Date of Award
Doctor of Philosophy
Nancy Burrell, Tae-Seop Lim, Lindsay Timmerman, Ed Mabry
Affective, Cognitive, Immediacy, Learning, Perception, Retention
This investigation tested the relationship and the fit for a causal model between both verbal and nonverbal teacher immediacy behaviors in the classroom and affective learning, cognitive learning, and student success and retention. Data was collected from two distinct populations, a large Midwestern university and a Midwestern community college. Results indicate that both verbal and nonverbal teacher immediacy behaviors independently predict or cause a level of affective learning and cognitive learning, and affective learning predicts or causes cognitive learning, further supporting that path model. Practical implications of these findings are discussed and recommendations for areas of future research development are advanced.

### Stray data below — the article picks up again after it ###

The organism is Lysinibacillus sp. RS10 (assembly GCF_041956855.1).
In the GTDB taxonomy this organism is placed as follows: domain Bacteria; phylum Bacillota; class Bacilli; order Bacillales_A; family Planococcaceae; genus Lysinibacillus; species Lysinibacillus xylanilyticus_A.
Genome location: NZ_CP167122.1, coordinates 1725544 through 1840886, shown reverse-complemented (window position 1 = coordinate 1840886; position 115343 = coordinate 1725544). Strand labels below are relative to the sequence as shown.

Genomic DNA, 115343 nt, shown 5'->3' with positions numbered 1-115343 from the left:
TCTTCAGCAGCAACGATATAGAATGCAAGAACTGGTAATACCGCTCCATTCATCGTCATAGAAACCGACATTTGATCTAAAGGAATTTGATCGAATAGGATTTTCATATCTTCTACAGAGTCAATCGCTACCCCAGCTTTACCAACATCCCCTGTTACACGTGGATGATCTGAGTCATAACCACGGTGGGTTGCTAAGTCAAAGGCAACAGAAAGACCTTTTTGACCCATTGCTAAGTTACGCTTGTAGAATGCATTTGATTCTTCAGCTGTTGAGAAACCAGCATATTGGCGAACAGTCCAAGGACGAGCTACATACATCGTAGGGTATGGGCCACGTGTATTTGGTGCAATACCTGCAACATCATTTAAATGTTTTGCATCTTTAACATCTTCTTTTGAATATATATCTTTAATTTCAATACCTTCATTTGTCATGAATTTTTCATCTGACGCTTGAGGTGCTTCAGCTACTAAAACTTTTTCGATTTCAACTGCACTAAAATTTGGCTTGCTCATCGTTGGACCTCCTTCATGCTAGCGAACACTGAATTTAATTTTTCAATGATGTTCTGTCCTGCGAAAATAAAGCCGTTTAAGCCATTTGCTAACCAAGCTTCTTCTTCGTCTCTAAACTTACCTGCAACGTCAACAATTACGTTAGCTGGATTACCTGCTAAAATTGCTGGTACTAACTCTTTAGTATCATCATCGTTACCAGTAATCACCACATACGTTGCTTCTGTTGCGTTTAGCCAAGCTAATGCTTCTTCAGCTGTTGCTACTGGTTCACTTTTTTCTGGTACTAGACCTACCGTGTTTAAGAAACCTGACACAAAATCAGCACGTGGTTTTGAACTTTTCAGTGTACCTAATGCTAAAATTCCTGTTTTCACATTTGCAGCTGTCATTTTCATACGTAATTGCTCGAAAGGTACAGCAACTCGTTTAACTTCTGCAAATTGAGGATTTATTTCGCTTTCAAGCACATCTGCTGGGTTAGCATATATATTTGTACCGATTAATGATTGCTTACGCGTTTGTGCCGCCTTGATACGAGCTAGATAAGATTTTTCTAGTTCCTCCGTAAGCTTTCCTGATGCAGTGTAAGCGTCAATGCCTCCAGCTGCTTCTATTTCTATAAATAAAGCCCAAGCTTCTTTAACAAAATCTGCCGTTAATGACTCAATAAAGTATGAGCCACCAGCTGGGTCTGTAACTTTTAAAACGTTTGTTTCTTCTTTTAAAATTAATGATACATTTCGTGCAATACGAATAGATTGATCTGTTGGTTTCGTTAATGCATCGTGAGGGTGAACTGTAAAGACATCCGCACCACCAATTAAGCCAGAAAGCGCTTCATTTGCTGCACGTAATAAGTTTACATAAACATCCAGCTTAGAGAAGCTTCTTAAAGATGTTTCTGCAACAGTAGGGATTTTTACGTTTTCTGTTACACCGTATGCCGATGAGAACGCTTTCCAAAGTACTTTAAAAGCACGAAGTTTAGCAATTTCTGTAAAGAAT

Mullane, Rebecca Rae, "Student's Perception of Teacher Immediacy Behaviors on Student Success and Retention" (2014). Theses and Dissertations. 475.